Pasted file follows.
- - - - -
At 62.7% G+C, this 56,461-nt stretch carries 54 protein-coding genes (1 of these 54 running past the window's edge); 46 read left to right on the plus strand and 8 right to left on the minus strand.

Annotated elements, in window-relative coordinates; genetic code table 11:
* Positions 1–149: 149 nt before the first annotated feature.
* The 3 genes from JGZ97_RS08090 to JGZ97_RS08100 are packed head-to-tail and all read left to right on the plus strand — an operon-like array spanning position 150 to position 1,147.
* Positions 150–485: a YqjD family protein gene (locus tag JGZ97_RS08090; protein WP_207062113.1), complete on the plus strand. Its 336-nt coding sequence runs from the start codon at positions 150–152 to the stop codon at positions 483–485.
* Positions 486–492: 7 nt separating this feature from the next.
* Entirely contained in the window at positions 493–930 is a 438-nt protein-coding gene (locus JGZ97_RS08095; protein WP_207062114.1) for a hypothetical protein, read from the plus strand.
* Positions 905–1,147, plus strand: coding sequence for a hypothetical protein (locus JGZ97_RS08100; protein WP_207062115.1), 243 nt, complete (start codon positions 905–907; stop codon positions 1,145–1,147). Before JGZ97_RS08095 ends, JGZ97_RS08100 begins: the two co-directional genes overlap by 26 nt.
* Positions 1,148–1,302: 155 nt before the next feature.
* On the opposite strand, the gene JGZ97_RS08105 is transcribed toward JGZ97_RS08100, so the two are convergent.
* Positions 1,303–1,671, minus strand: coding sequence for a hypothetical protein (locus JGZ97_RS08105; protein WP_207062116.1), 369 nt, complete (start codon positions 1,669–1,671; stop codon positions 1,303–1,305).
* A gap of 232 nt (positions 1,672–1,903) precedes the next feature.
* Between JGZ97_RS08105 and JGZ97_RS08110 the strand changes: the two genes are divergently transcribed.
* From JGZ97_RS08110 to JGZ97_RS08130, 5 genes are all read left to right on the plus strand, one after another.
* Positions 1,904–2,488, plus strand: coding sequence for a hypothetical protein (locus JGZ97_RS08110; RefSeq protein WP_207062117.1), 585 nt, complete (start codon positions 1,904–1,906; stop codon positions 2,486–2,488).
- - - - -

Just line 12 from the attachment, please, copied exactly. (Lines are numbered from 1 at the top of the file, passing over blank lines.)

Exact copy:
* A gap of 232 nt (positions 1,672–1,903) precedes the next feature.